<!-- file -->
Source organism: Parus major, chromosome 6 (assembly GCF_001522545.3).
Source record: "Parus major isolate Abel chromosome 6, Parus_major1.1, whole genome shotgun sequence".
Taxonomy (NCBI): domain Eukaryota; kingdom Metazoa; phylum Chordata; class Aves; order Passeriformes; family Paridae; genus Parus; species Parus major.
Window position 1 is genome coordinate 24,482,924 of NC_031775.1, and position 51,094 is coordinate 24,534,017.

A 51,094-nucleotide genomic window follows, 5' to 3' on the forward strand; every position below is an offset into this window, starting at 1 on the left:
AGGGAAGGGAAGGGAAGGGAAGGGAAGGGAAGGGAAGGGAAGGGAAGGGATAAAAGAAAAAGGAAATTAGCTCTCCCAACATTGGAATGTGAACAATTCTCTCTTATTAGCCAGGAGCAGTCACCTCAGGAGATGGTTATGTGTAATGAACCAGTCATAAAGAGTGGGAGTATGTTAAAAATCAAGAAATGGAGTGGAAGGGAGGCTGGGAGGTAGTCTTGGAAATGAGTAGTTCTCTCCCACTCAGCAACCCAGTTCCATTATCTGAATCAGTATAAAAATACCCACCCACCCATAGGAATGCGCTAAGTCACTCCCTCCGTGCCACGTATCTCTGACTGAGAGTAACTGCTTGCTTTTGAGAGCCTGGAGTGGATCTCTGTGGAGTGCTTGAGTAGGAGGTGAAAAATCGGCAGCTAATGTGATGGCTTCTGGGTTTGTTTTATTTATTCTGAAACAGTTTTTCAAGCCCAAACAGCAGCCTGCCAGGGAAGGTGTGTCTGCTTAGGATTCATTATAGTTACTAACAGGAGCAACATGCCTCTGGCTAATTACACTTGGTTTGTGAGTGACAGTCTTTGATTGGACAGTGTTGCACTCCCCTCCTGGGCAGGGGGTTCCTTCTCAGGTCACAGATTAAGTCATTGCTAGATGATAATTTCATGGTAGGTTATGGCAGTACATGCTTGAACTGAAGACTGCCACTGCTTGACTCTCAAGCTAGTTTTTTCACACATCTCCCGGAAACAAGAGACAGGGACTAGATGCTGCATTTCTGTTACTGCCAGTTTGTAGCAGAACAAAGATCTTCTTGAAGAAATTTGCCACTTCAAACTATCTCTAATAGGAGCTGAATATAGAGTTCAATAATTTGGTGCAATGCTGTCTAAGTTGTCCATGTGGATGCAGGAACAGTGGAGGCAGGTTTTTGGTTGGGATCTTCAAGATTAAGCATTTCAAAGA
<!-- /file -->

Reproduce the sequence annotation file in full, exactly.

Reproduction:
Source organism: Parus major, chromosome 6 (assembly GCF_001522545.3).
Source record: "Parus major isolate Abel chromosome 6, Parus_major1.1, whole genome shotgun sequence".
Taxonomy (NCBI): domain Eukaryota; kingdom Metazoa; phylum Chordata; class Aves; order Passeriformes; family Paridae; genus Parus; species Parus major.
Window position 1 is genome coordinate 24,482,924 of NC_031775.1, and position 51,094 is coordinate 24,534,017.

A 51,094-nucleotide genomic window follows, 5' to 3' on the forward strand; every position below is an offset into this window, starting at 1 on the left:
AGGGAAGGGAAGGGAAGGGAAGGGAAGGGAAGGGAAGGGAAGGGAAGGGATAAAAGAAAAAGGAAATTAGCTCTCCCAACATTGGAATGTGAACAATTCTCTCTTATTAGCCAGGAGCAGTCACCTCAGGAGATGGTTATGTGTAATGAACCAGTCATAAAGAGTGGGAGTATGTTAAAAATCAAGAAATGGAGTGGAAGGGAGGCTGGGAGGTAGTCTTGGAAATGAGTAGTTCTCTCCCACTCAGCAACCCAGTTCCATTATCTGAATCAGTATAAAAATACCCACCCACCCATAGGAATGCGCTAAGTCACTCCCTCCGTGCCACGTATCTCTGACTGAGAGTAACTGCTTGCTTTTGAGAGCCTGGAGTGGATCTCTGTGGAGTGCTTGAGTAGGAGGTGAAAAATCGGCAGCTAATGTGATGGCTTCTGGGTTTGTTTTATTTATTCTGAAACAGTTTTTCAAGCCCAAACAGCAGCCTGCCAGGGAAGGTGTGTCTGCTTAGGATTCATTATAGTTACTAACAGGAGCAACATGCCTCTGGCTAATTACACTTGGTTTGTGAGTGACAGTCTTTGATTGGACAGTGTTGCACTCCCCTCCTGGGCAGGGGGTTCCTTCTCAGGTCACAGATTAAGTCATTGCTAGATGATAATTTCATGGTAGGTTATGGCAGTACATGCTTGAACTGAAGACTGCCACTGCTTGACTCTCAAGCTAGTTTTTTCACACATCTCCCGGAAACAAGAGACAGGGACTAGATGCTGCATTTCTGTTACTGCCAGTTTGTAGCAGAACAAAGATCTTCTTGAAGAAATTTGCCACTTCAAACTATCTCTAATAGGAGCTGAATATAGAGTTCAATAATTTGGTGCAATGCTGTCTAAGTTGTCCATGTGGATGCAGGAACAGTGGAGGCAGGTTTTTGGTTGGGATCTTCAAGATTAAGCATTTCAAAGA